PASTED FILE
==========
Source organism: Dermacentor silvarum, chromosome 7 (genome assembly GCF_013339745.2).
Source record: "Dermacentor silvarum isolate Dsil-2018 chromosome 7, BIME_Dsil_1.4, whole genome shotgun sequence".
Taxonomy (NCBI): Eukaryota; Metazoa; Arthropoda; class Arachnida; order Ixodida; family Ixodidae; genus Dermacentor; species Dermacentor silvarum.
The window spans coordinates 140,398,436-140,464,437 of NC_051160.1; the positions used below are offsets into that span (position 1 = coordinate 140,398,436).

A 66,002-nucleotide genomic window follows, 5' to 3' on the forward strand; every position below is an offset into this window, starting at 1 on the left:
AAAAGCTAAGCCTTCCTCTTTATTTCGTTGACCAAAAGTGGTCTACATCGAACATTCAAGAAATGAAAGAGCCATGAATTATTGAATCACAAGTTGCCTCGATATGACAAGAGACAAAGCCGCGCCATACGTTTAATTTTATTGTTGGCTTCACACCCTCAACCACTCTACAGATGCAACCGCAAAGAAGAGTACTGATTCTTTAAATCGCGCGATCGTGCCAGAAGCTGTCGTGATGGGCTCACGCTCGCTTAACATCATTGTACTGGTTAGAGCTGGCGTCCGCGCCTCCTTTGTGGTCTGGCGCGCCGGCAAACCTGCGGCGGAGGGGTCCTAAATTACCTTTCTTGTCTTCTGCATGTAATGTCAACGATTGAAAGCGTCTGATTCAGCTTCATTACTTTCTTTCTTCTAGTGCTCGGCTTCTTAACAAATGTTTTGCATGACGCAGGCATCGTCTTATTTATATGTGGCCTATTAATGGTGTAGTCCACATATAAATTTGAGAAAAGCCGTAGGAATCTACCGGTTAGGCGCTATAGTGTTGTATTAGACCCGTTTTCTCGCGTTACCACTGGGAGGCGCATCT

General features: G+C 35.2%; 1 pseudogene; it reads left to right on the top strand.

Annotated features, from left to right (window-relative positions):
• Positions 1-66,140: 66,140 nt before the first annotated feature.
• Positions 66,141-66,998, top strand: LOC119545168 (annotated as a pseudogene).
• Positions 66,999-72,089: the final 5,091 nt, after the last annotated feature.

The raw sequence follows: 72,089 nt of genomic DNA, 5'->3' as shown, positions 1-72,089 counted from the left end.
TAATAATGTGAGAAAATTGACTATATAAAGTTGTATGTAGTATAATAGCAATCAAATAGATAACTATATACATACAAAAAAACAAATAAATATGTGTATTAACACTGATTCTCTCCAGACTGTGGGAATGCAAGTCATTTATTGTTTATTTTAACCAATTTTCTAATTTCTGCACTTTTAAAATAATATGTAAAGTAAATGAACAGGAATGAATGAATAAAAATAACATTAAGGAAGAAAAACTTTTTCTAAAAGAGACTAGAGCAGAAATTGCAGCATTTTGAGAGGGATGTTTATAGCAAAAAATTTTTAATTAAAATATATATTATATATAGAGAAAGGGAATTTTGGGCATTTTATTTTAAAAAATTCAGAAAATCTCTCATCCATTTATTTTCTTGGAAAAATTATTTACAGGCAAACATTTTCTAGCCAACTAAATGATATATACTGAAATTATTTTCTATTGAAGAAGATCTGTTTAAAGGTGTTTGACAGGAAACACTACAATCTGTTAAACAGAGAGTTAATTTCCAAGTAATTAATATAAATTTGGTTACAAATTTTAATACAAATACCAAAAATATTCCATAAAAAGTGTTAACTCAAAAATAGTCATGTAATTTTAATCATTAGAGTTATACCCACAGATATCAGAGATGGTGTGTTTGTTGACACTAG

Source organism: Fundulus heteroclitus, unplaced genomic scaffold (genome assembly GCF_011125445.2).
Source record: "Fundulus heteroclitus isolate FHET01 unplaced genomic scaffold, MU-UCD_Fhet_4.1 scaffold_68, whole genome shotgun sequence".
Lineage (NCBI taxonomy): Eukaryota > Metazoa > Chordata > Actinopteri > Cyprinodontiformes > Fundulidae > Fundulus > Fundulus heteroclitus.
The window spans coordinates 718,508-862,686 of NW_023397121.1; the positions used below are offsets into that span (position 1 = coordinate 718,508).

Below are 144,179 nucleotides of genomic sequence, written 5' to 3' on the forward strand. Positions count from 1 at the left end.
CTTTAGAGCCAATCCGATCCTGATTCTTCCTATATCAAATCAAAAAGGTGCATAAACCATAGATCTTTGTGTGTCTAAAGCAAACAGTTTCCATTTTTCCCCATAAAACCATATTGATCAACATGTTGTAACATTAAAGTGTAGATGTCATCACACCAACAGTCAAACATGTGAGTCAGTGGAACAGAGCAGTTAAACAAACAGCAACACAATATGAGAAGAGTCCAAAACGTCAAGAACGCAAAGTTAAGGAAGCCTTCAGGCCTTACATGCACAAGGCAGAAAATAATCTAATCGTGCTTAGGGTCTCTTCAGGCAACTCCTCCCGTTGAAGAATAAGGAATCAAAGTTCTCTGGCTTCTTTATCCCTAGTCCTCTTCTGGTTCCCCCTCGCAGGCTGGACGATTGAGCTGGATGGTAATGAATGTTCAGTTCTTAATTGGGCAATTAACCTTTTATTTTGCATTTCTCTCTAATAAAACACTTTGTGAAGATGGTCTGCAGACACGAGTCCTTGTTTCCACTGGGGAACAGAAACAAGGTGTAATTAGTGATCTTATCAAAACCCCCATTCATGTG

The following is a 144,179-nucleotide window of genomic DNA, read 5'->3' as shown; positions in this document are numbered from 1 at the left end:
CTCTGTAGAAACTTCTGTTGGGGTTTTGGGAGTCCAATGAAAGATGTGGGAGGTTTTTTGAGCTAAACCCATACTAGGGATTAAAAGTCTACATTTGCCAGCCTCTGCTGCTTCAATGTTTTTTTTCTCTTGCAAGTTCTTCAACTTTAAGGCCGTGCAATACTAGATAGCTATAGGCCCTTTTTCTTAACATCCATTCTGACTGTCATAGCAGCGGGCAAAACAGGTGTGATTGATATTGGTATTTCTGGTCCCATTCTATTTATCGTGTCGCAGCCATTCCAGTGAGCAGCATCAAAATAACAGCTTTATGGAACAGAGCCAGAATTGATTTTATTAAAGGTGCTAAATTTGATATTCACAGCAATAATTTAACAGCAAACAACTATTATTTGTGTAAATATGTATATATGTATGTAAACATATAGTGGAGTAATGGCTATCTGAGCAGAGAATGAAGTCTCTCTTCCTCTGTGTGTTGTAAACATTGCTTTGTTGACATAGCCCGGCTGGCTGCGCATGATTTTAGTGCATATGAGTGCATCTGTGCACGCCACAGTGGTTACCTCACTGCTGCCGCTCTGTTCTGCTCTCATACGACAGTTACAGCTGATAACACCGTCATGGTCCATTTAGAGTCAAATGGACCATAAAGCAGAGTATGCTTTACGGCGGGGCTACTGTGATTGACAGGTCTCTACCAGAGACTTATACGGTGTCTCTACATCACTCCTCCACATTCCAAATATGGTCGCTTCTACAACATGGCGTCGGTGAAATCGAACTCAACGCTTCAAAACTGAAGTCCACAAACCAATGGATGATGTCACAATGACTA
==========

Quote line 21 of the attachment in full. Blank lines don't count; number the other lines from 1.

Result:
CTCTGTAGAAACTTCTGTTGGGGTTTTGGGAGTCCAATGAAAGATGTGGGAGGTTTTTTGAGCTAAACCCATACTAGGGATTAAAAGTCTACATTTGCCAGCCTCTGCTGCTTCAATGTTTTTTTTCTCTTGCAAGTTCTTCAACTTTAAGGCCGTGCAATACTAGATAGCTATAGGCCCTTTTTCTTAACATCCATTCTGACTGTCATAGCAGCGGGCAAAACAGGTGTGATTGATATTGGTATTTCTGGTCCCATTCTATTTATCGTGTCGCAGCCATTCCAGTGAGCAGCATCAAAATAACAGCTTTATGGAACAGAGCCAGAATTGATTTTATTAAAGGTGCTAAATTTGATATTCACAGCAATAATTTAACAGCAAACAACTATTATTTGTGTAAATATGTATATATGTATGTAAACATATAGTGGAGTAATGGCTATCTGAGCAGAGAATGAAGTCTCTCTTCCTCTGTGTGTTGTAAACATTGCTTTGTTGACATAGCCCGGCTGGCTGCGCATGATTTTAGTGCATATGAGTGCATCTGTGCACGCCACAGTGGTTACCTCACTGCTGCCGCTCTGTTCTGCTCTCATACGACAGTTACAGCTGATAACACCGTCATGGTCCATTTAGAGTCAAATGGACCATAAAGCAGAGTATGCTTTACGGCGGGGCTACTGTGATTGACAGGTCTCTACCAGAGACTTATACGGTGTCTCTACATCACTCCTCCACATTCCAAATATGGTCGCTTCTACAACATGGCGTCGGTGAAATCGAACTCAACGCTTCAAAACTGAAGTCCACAAACCAATGGATGATGTCACAATGACTA